High Life looks like nothing else Denis has directed. Yorick Le Saux replaces usual cinematographer Agnès Godard, whose penchant for dreamy, drifting handheld shots are so vital to Denis’ atmosphere of enigma and angst. Here, the camera is often static, the compositions assiduous. It harkens back to 2001: A Space Odyssey (1968), of course, as all serious science-fiction films tend to do, but in its brutality, it is a film only Denis could have made. It’s a disturbing film, with its prolonged, visceral scenes of sexual violence, but it’s also a sometimes disturbingly sexy film; Binoche’s writhing, thrashing masturbation scene, with its inky shadows and torrents of bodily fluids, will arouse some and appall others. It is, like many of Denis’ films, concerned with the ineluctable human urge to fuck.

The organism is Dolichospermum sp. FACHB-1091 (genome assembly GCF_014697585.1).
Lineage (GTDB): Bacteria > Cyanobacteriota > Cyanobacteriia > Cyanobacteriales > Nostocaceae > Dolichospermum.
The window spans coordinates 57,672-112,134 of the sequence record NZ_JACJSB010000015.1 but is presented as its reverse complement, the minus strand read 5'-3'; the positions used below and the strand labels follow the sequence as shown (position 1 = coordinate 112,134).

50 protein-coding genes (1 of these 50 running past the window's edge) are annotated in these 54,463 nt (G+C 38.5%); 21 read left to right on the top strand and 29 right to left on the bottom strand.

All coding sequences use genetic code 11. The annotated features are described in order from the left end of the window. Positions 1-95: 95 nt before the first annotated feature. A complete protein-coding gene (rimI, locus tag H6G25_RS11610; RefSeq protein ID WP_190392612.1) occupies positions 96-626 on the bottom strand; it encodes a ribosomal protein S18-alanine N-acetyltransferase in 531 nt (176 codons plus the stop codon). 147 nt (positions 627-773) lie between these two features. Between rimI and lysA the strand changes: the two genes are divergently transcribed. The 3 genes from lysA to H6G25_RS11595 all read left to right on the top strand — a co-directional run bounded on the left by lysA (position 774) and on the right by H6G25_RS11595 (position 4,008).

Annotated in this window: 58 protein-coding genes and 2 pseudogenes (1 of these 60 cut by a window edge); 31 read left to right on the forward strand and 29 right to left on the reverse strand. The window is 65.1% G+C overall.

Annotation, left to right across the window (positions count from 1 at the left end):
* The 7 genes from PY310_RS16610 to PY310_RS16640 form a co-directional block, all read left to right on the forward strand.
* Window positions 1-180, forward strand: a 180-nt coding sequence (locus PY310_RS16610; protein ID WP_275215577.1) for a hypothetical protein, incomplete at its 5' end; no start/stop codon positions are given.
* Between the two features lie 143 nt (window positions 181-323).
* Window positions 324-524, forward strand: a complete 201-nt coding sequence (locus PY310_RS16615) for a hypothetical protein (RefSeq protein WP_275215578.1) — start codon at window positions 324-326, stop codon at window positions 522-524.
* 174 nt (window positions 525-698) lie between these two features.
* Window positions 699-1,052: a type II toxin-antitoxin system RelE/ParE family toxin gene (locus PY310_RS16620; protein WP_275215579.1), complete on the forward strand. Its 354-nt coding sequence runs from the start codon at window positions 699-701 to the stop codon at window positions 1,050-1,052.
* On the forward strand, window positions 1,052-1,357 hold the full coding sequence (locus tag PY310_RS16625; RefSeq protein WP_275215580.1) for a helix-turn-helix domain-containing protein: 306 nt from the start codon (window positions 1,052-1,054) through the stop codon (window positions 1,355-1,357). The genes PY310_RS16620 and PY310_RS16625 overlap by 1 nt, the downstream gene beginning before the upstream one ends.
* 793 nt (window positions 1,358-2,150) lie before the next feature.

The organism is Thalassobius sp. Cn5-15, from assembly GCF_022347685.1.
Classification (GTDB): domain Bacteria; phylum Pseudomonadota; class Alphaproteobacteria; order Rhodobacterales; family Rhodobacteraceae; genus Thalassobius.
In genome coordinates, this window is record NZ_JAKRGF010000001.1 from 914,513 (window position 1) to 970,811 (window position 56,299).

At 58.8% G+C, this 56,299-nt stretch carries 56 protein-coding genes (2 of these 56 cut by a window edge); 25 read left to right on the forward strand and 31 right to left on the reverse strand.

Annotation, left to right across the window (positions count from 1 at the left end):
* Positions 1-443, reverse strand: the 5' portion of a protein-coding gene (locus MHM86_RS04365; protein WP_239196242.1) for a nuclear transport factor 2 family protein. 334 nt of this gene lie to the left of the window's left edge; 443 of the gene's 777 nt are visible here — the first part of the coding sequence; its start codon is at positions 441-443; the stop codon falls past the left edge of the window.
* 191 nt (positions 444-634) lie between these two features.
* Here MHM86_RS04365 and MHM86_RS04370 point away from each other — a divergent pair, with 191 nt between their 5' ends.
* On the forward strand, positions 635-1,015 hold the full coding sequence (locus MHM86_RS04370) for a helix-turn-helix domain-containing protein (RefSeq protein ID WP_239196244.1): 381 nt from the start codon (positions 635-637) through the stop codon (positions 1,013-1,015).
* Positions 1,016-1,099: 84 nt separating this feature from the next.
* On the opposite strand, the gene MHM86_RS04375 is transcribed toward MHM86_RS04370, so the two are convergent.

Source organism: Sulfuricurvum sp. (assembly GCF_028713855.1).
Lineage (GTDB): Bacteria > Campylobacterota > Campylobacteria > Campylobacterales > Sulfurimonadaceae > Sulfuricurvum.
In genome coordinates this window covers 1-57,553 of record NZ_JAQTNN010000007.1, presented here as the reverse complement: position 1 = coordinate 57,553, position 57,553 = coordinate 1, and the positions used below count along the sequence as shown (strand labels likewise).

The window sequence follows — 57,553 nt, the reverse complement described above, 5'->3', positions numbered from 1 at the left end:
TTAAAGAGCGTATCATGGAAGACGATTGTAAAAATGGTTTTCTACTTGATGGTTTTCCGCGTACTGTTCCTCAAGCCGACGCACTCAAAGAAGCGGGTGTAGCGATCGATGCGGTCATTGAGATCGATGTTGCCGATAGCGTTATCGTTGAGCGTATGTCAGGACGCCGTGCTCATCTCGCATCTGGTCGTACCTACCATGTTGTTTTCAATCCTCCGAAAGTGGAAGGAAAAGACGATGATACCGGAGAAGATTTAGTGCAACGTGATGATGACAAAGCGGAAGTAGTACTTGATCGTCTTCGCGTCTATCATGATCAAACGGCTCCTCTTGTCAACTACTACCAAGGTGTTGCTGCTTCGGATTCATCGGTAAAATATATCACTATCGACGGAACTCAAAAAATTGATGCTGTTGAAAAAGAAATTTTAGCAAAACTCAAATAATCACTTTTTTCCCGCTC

Denis has never done a big-budget project before, but her films are all thematically ambitious undertakings. Consider Beau Travail, her 1999 breakthrough, one of the great literary adaptations of the 20th century. Though John Huston’s unremarkable 1956 adaptation of Moby Dick remains the most well-known adaptation of a Herman Melville novel (it stars a vociferous Gregory Peck as Captain Ahab, and jettisons all the cetology of the novel in favor of old fashioned Hollywood spectacle), it was Denis who figured out how to adapt Melville. Her adaptation of Billy Budd transliterates the story to modern day Djibouti, where the French Foreign Legion is stationed. Denis extrapolates the unspoken longing of Melville’s crestfallen characters: Chief Adjutant Galoup (Denis Lavant), a straight-laced, stony-faced leader, becomes beguiled by a new soldier (Grégoire Colin), an affable man of alluring beauty. Galoup is at once enthralled by this man, and envious of him; he feels ardor and ire as he tries to keep his feelings suppressed. Galoup is a man bifurcated. Here, as with Denis’ other films, secret desire corrodes from the inside. From Melville’s novella: